Better days are here again as one of America's favorite rock bands, The Goo Goo Dolls, returns with its first studio album since 2002. Opening the doors for Let Love In-with the renowned Glen Ballad producing the band for ... more »the first time. Let Love In welcomes The Goo Goo Dolls back to the top of rock.« less
Better days are here again as one of America's favorite rock bands, The Goo Goo Dolls, returns with its first studio album since 2002. Opening the doors for Let Love In-with the renowned Glen Ballad producing the band for the first time. Let Love In welcomes The Goo Goo Dolls back to the top of rock.
Goo Goo Dolls deliver the delicious with first studio album
A. G. Corwin | 04/25/2006
(5 out of 5 stars)
"Things change a lot in 4 years. Bands come and go; groups that were once on top of the world become bargain bin material in your local record store. Averaging three years between albums hasn't hurt The Goo Goo Dolls' Johnny Rzeznik, Robbie Takac, and Mike Malinin, however. Their new release, Let Love In, which I have had on constant rotation since getting the pre-release last week, is a strongly enjoyable album. Let Love In delivers the audience a deliciously comfortable slice of pure radio-friendly music.
The album kicks off with two songs sure to be big singles. Stay With You is an amped up song, its strong melodies and uplifting beats resonate wonderfully. Let Love In is musically lush; Strong acoustic guitar and great fuzzy bass tones join ethereal strings that highlight lyrics sure to make the heart ache, "the only way we'll feel again, the only way to see again, is to let love in." Feel The Silence has an addictive beat and comforting chorus. The fourth and best track on the album, Better Days,is a plea for love and tolerance in a fractured world; A somber piano melody accompanies emotional lyrics, "Tonight's the night the world begins again" and "there's something only you can give..that's faith and trust and peace while you're alive," while a full orchestra builds to an emotionally pleasing crescendo. This song will be on every radio. Without You is a bit of a pleasant surprise musically, as if U2's Edge jumped into the studio to play lead guitar on this laid back mid-tempo song.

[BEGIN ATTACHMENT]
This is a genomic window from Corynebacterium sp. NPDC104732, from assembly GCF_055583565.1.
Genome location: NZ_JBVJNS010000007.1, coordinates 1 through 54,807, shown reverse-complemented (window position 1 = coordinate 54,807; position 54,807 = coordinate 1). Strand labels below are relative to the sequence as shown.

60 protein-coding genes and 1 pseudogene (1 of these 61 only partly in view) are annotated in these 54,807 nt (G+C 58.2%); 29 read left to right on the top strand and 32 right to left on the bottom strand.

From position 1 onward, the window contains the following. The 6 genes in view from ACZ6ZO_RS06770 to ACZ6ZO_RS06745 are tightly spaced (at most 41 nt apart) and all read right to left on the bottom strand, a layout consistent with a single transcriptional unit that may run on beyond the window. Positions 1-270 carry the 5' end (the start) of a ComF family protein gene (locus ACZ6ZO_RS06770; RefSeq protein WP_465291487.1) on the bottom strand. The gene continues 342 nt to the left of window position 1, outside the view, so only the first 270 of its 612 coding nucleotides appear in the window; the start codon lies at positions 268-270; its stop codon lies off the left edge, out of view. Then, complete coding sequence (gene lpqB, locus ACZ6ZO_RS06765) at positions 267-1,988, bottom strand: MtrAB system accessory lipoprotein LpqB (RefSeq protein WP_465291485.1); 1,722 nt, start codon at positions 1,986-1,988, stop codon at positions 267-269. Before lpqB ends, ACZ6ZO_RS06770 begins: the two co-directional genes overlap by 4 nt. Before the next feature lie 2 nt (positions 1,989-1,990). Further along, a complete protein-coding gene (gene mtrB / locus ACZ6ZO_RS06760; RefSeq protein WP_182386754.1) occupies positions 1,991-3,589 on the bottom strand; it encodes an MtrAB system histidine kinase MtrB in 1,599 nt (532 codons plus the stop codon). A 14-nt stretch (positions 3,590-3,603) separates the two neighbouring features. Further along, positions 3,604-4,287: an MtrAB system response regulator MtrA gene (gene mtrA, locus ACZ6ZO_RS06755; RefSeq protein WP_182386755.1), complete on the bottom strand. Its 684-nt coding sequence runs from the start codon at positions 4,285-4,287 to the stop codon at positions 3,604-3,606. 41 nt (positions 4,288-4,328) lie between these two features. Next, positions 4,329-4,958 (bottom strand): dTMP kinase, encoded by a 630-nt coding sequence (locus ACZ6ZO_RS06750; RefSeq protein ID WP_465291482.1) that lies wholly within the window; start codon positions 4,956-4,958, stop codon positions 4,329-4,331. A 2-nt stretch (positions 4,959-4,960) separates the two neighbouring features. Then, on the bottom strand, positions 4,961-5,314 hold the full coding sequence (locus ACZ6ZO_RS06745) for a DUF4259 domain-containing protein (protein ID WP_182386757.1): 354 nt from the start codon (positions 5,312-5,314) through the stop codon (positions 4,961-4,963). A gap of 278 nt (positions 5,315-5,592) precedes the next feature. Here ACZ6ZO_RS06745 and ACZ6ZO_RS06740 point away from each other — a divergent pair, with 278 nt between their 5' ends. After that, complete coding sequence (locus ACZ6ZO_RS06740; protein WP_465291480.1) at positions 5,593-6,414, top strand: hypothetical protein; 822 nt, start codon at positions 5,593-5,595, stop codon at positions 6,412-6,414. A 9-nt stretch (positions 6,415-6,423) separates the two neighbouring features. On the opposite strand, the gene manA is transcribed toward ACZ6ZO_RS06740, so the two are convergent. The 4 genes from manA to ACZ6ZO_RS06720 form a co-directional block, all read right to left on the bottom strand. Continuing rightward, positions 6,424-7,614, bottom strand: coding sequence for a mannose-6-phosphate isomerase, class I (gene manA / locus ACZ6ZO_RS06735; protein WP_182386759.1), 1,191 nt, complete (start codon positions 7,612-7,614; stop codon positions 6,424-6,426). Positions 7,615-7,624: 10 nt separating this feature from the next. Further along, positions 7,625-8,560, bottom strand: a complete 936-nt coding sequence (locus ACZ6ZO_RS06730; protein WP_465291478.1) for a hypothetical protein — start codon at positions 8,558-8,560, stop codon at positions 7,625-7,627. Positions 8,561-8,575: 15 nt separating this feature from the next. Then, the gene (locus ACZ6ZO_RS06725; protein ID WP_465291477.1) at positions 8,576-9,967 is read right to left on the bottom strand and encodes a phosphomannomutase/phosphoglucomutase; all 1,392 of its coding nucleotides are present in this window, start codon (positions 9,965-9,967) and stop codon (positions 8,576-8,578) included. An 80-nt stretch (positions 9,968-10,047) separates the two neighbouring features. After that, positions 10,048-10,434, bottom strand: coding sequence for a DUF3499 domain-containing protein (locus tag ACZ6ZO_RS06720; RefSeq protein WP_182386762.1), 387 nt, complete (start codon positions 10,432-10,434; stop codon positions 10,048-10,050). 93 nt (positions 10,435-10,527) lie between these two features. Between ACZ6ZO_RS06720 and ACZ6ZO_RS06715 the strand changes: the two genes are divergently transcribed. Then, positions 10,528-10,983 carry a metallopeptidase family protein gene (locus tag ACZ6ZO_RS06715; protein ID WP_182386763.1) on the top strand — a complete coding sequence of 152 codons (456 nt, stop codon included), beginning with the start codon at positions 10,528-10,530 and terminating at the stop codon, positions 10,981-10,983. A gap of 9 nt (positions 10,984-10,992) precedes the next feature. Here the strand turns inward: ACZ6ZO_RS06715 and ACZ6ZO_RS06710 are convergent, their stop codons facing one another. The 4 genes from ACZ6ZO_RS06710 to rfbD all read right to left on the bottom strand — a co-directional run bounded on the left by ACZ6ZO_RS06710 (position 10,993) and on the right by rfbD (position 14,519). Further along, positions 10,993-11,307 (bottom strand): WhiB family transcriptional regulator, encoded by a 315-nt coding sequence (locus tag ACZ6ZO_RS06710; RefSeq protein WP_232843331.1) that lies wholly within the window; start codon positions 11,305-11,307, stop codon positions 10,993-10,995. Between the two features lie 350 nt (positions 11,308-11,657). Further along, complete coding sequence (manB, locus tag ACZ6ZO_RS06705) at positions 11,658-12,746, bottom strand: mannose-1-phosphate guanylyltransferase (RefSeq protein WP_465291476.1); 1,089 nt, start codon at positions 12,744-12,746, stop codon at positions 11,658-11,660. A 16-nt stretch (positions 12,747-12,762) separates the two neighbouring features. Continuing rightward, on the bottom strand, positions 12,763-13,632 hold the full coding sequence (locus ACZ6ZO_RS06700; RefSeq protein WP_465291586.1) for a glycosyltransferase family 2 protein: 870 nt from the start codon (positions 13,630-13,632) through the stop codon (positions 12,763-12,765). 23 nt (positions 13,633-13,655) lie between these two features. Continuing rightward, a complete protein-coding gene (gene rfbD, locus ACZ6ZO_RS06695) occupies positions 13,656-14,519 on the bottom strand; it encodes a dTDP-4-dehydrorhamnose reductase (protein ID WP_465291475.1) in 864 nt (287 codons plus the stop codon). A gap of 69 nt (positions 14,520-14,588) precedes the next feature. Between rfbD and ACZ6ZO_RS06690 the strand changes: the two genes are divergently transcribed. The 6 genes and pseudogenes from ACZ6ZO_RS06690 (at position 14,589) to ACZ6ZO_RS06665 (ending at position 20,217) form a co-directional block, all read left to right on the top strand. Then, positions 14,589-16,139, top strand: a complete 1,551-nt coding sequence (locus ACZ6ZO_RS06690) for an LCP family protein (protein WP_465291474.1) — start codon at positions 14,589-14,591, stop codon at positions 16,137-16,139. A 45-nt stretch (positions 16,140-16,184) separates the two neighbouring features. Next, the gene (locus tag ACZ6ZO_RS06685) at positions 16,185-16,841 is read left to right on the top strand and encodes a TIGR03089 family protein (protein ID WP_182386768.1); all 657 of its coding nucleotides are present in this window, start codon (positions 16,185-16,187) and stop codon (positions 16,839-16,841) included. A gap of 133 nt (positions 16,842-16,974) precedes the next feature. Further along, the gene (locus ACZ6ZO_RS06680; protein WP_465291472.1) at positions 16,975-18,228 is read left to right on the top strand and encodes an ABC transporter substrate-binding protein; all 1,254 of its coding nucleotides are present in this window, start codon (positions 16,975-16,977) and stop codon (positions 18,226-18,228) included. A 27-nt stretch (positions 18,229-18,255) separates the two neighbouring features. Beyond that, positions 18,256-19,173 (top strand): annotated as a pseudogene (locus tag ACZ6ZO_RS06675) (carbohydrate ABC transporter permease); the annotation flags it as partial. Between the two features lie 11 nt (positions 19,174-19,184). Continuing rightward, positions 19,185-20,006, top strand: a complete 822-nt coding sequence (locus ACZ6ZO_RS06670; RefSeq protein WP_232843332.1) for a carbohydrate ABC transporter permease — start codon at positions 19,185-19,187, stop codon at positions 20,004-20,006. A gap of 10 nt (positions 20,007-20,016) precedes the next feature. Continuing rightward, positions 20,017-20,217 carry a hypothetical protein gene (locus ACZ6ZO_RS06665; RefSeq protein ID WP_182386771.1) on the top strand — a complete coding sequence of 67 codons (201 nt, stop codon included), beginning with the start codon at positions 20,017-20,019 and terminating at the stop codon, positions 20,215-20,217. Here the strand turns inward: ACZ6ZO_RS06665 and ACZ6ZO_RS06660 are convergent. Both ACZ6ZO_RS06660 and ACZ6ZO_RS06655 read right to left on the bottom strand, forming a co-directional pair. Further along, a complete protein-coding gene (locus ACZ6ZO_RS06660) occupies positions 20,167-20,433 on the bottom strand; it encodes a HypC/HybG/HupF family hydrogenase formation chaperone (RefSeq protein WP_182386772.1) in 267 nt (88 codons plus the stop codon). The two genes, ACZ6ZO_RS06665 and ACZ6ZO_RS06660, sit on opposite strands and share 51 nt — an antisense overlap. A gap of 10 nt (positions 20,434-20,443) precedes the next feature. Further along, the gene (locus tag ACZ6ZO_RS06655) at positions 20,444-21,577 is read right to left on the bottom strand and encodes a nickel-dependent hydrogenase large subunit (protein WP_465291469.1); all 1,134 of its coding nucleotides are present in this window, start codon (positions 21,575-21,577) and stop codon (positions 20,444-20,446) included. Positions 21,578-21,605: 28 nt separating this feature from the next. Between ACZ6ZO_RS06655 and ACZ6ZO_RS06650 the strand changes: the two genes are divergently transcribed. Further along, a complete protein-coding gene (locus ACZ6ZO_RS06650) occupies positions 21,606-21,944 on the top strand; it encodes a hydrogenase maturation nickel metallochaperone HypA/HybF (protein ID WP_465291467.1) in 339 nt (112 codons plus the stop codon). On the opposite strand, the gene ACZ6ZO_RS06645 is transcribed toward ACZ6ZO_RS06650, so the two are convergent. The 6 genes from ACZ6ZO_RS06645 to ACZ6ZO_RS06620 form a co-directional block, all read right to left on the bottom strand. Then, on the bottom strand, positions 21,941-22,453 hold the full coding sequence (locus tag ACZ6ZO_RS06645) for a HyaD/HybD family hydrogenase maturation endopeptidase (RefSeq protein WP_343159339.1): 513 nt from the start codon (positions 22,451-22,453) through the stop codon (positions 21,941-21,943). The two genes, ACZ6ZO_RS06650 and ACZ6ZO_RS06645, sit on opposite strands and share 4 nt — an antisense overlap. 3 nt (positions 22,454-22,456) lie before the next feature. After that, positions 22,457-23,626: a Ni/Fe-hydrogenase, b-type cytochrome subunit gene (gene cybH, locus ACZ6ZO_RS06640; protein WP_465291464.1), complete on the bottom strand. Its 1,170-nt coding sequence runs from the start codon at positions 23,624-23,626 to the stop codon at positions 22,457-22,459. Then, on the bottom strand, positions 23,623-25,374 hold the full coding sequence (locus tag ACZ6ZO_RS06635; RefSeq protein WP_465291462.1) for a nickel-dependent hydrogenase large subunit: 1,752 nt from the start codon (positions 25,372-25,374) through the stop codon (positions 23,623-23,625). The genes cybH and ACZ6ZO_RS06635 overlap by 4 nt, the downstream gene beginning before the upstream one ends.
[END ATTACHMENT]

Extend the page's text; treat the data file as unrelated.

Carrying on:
The album's midway point gives us Robbie's first vocal with Listen, a song sure to please the Robbie fans and infuriate the Robbie haters. Give a Little Bit follows, makes its encore return from last year's single release. As cover songs go, this is one of the best in recent years, ideally blending Rzeznik's voice and 12-string guitar. Can't Let it Go is probably the closest thing to a Black Balloon on this record, "You were no angel, and I was no saint, but somehow I can't let it go." When You're Gone feels like filler track at first but becomes better and better with every listen. Strange Love is Robbie second vocal track. This is the first real departure from the Dolls normal style, offering an 80's feel with piano notes floating over a repeating chorus. This would make a great track for a movie. The closing track Become is decent enough but leaves you with a slightly off aftertaste as it can't seem to decide what kind of song it wants to be.
For you Doll fans counting at home, this album has 9 Johnny and 2 Robbie vocals. The record as a whole is fairly laid back, without any fast tempo rock tracks that earlier albums had. Glen Ballard's production on this album gives us tighter and better melodies and smoother choruses, but the songs as a whole are more atmospheric than rocked out. More instruments and effects are used, layering the songs with more depth and complexity than the three-chord punch of yesteryear. Some feel that this album is too laid back at first play, but it grows considerably better with repeated listens. Those that don't like the softer side of Goo may be unhappy with this album, as Let Love In doesn't take dramatic risks in songwriting or stray far from the Dolls recent formula of success. It is an ear friendly album sure to be on constant rotation this year and will be a crowd pleaser. Recommended.
A.G. Corwin St.Louis, MO"
Tepid Goo - 2.5 stars
cwooden | Arlington, VA USA | 05/05/2006
(2 out of 5 stars)
"I don't think this is a "great" CD. It's has some good moments but on the whole I'm disappointed. It's not just the over abundance of ballads (6!), the very heavy handed production or the more generic sound, but also the lackluster (at times cliche) lyricism. I've been listening to the CD for 3 whole days and I'm almost sick of it already. There are perhaps 3 songs that I really like but none that I love.